In the current BCS structure, the Rose hosts the national championship game once very four years as well as its traditional game each year. That once-every-four years double-hosting has occurred only once for the Rose: Alabama beat Texas in the 2010 BCS title game six days after TCU*beat Wisconsin in the traditional Rose.
    If the Big Ten and/or Pac-12 champion play in the BCS title game, the Rose has been allowed in most years get replacements from the conferences. In 2011, TCU went to Pasadena because the bowl was contractually bound that season to take the highest-ranked non-automatic qualifier. Even then, only five times in the past 66 postseason games played in Rose Bowl Stadium (including BCS title games) had the matchup not been Pac-12 vs. Big Ten. Those five times have all occurred since the 2001 season.
    We’ll find out soon if the Rose and its partners are getting fed up with that sort of “invasion” or more used to it.
    In a four-team plus-one, the possibility exists of a playoff game in the Rose Bowl between Boise State and Boston College. That’s just an example, but one that would make some Rose loyalists choke on their Merlot. Don’t feel sorry for the Granddaddy just yet. Delany is in there fighting hard. Whether it came from him or not, the “four-team plus” contained in this memo earlier this month would have given the Rose even more preferential treatment.*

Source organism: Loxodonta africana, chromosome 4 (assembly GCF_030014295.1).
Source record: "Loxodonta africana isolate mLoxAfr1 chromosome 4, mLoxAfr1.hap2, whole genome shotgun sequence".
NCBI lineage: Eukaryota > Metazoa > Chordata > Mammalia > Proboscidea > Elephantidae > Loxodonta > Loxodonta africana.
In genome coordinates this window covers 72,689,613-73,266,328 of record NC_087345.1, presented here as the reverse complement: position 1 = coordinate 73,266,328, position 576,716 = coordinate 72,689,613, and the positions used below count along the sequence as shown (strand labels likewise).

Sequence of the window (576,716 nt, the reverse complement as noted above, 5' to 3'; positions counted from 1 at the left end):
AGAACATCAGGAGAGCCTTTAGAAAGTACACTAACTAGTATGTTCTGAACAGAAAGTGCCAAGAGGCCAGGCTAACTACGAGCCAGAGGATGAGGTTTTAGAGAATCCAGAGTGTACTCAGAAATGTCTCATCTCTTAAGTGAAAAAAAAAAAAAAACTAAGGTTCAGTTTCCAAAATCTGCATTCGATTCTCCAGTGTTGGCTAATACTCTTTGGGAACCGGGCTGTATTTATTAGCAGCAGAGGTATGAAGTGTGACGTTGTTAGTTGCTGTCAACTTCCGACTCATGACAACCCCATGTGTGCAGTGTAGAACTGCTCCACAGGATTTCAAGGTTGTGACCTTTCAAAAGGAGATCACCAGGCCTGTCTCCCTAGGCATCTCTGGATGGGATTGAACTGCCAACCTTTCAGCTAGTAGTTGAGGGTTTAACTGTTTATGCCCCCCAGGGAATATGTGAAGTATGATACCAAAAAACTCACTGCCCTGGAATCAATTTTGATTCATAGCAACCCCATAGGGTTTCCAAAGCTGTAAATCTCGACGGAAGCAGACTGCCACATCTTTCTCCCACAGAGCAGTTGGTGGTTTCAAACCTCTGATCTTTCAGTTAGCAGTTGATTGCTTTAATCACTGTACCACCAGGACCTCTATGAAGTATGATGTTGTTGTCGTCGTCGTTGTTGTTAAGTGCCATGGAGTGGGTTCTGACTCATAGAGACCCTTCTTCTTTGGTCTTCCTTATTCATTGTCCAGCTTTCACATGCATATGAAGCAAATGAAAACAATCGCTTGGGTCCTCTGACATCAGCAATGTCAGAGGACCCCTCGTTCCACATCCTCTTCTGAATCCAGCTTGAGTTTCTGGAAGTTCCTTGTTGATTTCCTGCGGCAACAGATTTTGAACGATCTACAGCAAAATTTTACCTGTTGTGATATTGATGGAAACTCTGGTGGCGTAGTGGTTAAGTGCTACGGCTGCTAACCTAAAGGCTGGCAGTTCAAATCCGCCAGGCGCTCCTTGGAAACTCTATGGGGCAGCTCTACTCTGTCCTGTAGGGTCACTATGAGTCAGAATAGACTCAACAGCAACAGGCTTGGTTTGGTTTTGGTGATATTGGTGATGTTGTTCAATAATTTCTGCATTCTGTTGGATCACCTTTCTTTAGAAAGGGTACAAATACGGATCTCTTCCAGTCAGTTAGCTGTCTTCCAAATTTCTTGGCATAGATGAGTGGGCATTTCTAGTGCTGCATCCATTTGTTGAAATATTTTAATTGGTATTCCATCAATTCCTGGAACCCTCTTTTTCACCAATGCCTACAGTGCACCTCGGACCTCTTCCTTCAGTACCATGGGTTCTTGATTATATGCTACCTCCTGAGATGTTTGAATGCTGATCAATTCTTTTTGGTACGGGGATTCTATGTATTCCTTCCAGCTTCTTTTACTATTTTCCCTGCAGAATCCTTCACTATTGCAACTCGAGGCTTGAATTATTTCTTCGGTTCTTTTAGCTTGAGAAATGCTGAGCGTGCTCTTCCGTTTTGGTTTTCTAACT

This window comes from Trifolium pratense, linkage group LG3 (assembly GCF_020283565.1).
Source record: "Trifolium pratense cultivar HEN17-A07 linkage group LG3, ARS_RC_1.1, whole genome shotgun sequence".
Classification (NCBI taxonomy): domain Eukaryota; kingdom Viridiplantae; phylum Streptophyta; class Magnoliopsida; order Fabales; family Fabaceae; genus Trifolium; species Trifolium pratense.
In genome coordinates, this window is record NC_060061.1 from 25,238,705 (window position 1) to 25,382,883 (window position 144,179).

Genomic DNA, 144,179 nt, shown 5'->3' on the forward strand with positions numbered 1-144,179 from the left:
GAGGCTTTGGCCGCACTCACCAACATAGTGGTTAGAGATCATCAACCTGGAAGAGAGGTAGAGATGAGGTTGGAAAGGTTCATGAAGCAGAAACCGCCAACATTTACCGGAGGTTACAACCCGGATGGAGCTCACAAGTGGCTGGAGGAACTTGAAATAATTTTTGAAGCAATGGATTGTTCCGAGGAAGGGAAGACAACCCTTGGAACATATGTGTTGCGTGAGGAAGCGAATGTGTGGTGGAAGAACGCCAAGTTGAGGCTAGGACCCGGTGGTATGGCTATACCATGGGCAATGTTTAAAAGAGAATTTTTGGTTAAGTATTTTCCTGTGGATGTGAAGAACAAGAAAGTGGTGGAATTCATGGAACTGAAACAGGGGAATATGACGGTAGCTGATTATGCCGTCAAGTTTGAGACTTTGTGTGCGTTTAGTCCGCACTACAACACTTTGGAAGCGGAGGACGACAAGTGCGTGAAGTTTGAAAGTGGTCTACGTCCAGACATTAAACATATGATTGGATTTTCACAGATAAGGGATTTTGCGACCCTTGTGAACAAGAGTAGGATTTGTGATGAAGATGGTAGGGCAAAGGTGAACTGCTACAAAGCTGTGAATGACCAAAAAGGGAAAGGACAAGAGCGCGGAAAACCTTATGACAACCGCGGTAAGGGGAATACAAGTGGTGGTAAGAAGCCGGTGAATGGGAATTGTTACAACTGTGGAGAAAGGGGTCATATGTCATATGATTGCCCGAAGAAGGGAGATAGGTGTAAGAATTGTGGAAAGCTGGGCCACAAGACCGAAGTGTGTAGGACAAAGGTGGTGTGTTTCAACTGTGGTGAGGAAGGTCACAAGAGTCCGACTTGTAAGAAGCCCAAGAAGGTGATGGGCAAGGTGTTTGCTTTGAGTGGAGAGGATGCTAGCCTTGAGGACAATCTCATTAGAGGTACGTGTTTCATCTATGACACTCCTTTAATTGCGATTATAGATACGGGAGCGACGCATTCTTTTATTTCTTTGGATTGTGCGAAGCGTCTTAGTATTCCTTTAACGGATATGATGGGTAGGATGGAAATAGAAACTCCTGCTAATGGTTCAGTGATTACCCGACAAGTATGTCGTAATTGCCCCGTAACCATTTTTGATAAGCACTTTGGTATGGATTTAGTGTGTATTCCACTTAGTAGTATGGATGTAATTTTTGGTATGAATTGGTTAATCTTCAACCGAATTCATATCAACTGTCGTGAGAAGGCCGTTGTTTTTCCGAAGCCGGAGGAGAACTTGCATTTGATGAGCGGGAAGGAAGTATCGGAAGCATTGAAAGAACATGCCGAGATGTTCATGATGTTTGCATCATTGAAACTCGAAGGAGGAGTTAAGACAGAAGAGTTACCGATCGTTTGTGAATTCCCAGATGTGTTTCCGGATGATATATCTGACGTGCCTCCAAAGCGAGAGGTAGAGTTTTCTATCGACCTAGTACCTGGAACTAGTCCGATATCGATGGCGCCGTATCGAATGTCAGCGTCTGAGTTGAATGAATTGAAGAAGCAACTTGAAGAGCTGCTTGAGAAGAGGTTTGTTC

The four-team plus was largely panned to the point that even SEC commissioner Mike Slive said that the idea, “… is not one of my favorites.”
    The Rose grew in stature because of its location (Southern California), TV (beaming images of Southern California in early January) and the wide appeal of those two conferences. It was the first bowl with two league tie-ins. Before the bowl boom, stars and legends were made in the floor of the Rose. It was almost a championship in itself.
    Not anymore. The Rose gave up a bit of its tradition when it joined the BCS in 1998. It will have to give up more to be included as an equal partner in college football’s new postseason.
    Get ready for that Boise State-Boston College matchup, or something like it, in Pasadena in the near future.